Gulf Coast leaders form coalition to protect Mississippi Sound after devastating spillway openings

The marine life in the Mississippi Sound endured a tumultuous spring and summer this year due to freshwater from the Mississippi River flowing in at an unprecedented rate. Freshwater entered the Sound through the Bonnet Carré Spillway, a structure in Louisiana that releases water from the Mississippi River to prevent flooding in New Orleans. Never before had the spillway been opened in consecutive years, nor twice in one year; the U.S. Army Corps of Engineers, which operates the gates, broke both those records this year after a historic wet season across the river’s basin. >click to read< 11:38

Fisheries disaster declared in multiple fisheries, multiple states

Wednesday,, Secretary of Commerce Wilbur Ross announced his determination that commercial fishery failures occurred for multiple fisheries between 2017 and 2019 in Alaska, California, Georgia, and South Carolina, while further finding that a catastrophic regional fishery disaster occurred for Louisiana, Mississippi, and Alabama due to extreme flooding events in the Gulf of Mexico. >click to read< 17:41

Federal fisheries declaration approved for Mississippi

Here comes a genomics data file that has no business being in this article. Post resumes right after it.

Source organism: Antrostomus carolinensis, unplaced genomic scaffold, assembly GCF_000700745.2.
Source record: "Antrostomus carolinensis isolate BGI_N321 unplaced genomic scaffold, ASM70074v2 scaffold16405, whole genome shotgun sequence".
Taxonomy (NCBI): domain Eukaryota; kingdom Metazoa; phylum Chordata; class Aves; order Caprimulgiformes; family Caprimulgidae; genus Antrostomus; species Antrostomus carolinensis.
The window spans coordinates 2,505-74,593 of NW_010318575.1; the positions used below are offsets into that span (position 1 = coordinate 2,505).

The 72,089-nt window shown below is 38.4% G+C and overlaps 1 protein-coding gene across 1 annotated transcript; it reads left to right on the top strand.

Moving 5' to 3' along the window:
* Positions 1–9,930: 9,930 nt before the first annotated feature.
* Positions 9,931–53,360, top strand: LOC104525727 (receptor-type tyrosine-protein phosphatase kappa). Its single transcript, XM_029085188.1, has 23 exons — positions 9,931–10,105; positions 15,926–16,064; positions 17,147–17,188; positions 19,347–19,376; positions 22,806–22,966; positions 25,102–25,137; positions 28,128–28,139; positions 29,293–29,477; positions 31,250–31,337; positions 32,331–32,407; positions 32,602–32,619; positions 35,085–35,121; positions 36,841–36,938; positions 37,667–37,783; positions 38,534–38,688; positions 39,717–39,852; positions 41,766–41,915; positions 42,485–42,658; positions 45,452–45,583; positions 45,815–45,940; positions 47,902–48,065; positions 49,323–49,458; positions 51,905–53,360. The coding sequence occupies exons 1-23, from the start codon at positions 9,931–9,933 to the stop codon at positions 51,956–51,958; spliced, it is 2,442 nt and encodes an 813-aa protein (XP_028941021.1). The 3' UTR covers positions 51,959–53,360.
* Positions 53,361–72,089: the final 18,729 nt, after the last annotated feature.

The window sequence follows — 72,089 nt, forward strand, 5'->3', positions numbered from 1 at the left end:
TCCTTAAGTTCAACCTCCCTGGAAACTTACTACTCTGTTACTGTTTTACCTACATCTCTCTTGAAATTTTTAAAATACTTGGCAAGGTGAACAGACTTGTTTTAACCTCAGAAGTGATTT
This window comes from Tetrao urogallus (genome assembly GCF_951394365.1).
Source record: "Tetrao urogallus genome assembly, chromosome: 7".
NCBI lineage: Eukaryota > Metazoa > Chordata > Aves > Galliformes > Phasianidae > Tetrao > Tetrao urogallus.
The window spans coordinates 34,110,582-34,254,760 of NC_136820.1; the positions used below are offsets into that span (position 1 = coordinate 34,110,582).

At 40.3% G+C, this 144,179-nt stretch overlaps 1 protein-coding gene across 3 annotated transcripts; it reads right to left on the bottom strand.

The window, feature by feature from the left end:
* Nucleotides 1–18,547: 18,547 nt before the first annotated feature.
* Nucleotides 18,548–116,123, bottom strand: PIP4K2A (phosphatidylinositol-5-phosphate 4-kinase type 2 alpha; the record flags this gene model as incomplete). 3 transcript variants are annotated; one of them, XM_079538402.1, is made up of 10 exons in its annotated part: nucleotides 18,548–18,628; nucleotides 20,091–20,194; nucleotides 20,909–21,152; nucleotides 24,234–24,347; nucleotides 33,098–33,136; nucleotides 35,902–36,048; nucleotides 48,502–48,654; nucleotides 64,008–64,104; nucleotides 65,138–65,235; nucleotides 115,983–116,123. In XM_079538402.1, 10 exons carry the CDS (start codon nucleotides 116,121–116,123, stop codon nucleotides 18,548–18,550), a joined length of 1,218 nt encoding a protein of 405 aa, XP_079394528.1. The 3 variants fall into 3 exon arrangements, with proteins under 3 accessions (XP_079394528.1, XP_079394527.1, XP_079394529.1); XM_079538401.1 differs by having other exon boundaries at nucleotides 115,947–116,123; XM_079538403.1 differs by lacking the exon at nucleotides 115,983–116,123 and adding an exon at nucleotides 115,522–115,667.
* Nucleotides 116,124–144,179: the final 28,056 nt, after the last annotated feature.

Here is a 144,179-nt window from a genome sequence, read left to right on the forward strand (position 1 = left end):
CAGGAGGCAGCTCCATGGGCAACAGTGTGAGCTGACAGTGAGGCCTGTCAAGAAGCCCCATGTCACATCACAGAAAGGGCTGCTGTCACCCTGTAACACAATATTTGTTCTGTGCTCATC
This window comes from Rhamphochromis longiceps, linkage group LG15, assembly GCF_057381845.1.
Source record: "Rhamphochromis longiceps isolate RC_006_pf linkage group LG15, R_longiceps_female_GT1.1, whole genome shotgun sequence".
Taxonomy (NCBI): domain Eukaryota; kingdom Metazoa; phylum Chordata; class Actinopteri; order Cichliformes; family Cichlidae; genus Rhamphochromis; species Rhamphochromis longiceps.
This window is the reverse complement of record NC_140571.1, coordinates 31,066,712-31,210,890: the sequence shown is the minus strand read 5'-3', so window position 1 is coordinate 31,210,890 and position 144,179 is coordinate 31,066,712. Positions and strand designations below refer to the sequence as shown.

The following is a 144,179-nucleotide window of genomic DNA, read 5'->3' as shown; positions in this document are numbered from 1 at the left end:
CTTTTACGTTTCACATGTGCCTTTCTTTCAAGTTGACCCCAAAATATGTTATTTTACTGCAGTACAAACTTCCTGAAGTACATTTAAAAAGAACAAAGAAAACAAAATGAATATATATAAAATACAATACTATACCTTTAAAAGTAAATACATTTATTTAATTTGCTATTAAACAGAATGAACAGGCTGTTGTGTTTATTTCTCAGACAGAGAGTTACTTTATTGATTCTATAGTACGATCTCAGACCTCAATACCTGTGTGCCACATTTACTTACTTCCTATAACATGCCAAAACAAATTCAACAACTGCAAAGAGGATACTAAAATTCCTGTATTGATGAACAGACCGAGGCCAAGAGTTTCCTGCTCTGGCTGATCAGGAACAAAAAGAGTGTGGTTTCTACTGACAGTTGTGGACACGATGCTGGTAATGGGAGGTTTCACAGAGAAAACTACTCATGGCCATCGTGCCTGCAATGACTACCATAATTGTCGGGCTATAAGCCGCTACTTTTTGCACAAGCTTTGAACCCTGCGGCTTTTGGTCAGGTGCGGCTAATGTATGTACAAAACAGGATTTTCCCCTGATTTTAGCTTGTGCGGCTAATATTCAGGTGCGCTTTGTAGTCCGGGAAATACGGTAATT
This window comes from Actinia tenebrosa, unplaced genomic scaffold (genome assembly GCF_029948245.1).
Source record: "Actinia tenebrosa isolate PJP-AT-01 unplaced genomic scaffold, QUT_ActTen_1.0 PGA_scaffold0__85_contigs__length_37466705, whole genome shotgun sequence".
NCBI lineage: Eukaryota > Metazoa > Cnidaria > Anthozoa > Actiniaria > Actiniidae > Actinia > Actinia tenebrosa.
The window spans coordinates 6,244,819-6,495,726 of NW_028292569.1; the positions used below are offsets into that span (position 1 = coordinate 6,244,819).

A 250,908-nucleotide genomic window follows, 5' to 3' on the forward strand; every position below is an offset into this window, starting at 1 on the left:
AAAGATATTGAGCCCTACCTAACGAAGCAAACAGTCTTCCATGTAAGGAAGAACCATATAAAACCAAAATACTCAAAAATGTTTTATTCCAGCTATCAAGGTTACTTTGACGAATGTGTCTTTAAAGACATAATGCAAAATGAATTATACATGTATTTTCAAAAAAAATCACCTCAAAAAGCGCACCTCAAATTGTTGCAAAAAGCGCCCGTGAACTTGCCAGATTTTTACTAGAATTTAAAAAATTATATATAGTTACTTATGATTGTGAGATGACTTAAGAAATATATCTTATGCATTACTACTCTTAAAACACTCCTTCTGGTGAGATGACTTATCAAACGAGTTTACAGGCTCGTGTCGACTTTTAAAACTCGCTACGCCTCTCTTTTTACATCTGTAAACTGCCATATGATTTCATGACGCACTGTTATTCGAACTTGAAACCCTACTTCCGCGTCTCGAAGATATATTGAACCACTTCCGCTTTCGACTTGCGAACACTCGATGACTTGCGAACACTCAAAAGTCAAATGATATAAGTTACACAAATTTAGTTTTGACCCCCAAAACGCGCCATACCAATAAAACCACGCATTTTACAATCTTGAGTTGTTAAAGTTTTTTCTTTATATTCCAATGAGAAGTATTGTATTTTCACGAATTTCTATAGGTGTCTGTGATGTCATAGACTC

Congressional leaders announced a federal fisheries disaster declaration Wednesday morning to help South Mississippi fishermen affected by the opening of the Bonnet Carre Spillway. Mississippi leaders said in a statement that they are now working to expedite the funds set aside by the disaster declaration to provide fishermen with disaster relief more quickly. >click to read< 12:03

Wicker, Hyde-Smith, & Palazzo Commend Federal Fishery Disaster Declaration for Mississippi>click to read<

Gulf Coast seafood industry slammed by freshwater from floods, states requesting federal fishery disaster funding

The governors of Louisiana, Mississippi and Alabama asked months ago for U.S. Commerce Secretary Wilbur Ross to declare a fisheries disaster, a designation needed to secure federal grants for those whose livelihoods were affected in the Gulf region’s vital seafood industry. Alabama canceled its oyster season. It will be months before all the figures are in and the analysis completed to tell which Louisiana fisheries qualify, said Patrick Banks, assistant secretary for fisheries in the Louisiana Department of Wildlife and Fisheries. >click to read<  12:47

Floodwaters Diverted from New Orleans Killed Off Marine Life